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Randolph Field ISD issues iPads to students, classrooms

By Alex Salinas | Joint Base San Antonio-Randolph Public Affairs | Sept. 3, 2014

JOINT BASE SAN ANTONIO-RANDOLPH, Texas — The Randolph Field Independent School District received about 1,000 iPads for students to use this school year as part of a $1.7 million Department of Defense educational grant.

 

Around 600 of the latest model iPads were individually assigned to students in grades 6-12, while the rest were divided among classrooms at Randolph Elementary School. Middle and high school students may take the tablets home, as they would textbooks.

Lance Johnson, Randolph Field ISD superintendent, believes the devices are suitable for 21st-century children.

 

"Students in our classrooms are digital natives; they're growing up with smartphones in their hands, so now we're trying to reach them on that level," he said. "Teachers, while still the expert (in class), no longer have to be the ultimate vessel of knowledge. The iPads are simply a tool to enhance and engage students' learning experience."

 

Johnson said assigning tablets is his school district's way of implementing the "one-to-one" initiative, whose purpose is to close the technology gap between schools and students. Other schools countrywide have done so by offering laptops.  

Randolph Field ISD teachers also received tablets in January so they could include them in their curriculum this year. 

 

"We expect a more hands-on, intuitive and impactful learning environment," Mark Malone, Randolph Field ISD secondary schools principal, said. "The iPads won't replace teachers, but enhance how they deliver information to students."

For Deborah Pannabecker, a 10-year Randolph High School science teacher, tablet technology allows students to produce work they couldn't do with pen and paper.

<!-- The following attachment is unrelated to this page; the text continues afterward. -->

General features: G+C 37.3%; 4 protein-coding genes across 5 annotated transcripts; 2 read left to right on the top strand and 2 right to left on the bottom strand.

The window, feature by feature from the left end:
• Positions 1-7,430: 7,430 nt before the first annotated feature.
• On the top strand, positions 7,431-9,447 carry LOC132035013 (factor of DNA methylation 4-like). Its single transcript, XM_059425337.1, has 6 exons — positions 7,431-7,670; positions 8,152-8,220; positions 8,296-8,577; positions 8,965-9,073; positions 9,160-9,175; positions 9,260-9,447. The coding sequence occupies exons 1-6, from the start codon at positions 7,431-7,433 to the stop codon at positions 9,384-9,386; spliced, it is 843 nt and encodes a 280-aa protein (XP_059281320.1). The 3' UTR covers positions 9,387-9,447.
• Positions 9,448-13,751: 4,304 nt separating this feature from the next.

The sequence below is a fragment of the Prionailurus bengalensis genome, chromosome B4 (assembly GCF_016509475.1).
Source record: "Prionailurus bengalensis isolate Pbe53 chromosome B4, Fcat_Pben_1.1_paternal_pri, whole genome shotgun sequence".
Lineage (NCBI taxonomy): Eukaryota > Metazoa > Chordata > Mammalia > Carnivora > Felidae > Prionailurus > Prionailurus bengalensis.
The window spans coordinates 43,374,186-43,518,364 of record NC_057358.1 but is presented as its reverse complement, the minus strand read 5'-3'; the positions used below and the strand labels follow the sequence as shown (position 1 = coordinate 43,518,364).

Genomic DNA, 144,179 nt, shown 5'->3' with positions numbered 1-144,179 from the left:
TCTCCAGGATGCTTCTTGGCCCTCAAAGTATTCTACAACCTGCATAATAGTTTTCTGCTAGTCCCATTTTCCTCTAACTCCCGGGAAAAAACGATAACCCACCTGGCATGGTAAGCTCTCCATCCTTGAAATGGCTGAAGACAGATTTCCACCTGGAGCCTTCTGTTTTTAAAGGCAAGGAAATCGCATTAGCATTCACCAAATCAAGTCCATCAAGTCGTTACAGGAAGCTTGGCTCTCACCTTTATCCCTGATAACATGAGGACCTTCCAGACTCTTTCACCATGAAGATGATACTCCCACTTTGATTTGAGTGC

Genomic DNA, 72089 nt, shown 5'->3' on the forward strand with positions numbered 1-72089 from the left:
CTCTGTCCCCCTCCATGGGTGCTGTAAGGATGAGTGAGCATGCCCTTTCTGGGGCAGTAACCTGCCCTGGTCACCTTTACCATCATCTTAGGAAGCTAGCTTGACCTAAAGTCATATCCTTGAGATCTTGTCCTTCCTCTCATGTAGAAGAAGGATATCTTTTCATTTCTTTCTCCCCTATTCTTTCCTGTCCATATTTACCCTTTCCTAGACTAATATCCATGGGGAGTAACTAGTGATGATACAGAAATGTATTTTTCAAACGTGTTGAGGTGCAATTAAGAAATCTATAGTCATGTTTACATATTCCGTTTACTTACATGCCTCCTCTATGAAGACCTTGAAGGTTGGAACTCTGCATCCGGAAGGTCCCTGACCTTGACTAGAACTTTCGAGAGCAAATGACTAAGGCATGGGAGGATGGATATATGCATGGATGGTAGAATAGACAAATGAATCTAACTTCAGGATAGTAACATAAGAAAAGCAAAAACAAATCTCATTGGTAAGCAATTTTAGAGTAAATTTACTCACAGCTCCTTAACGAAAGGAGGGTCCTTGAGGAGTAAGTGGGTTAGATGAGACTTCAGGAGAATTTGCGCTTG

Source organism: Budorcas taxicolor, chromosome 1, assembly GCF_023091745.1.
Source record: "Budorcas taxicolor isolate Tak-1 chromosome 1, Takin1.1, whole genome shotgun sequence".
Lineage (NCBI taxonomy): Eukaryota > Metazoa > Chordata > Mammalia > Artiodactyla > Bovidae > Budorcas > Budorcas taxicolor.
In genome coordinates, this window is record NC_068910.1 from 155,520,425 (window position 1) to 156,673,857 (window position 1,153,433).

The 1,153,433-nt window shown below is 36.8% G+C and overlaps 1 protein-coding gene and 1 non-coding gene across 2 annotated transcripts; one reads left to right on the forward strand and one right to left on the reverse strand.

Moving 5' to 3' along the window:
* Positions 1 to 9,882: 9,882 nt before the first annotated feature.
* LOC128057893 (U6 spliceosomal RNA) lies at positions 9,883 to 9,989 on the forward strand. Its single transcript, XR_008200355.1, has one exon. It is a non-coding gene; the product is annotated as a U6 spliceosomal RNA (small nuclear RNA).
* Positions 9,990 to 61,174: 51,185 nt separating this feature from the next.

"Apps that let kids make movies, record their voices or create barcodes that can be scanned hyperlinking to other online resources allow them to show us what they really know," she said. "What were once static cardboard poster projects can now become 'living' and interactive."

 

Network restrictions are in place for students accessing the Internet at school, Johnson said, but they can connect to Wi-Fi hotspots at home if desired, although parental supervision is advised.

 

Any tablet misuse will result in disciplinary action based on students' code of conduct.

 

The allocation of tablets marks another way in which the educational system is using what's available in the marketplace to improve standards. 

 

"We're not trying to be trendsetters; we're trying to catch up and discover how children learn and interact in today's world," Johnson said. "We want the iPad to be the most primitive device a kindergartener will know by the time they graduate from high school.

 

"When our graduates enter college and the workplace, we want them to not only stand out and compete with students next door, but from around the world."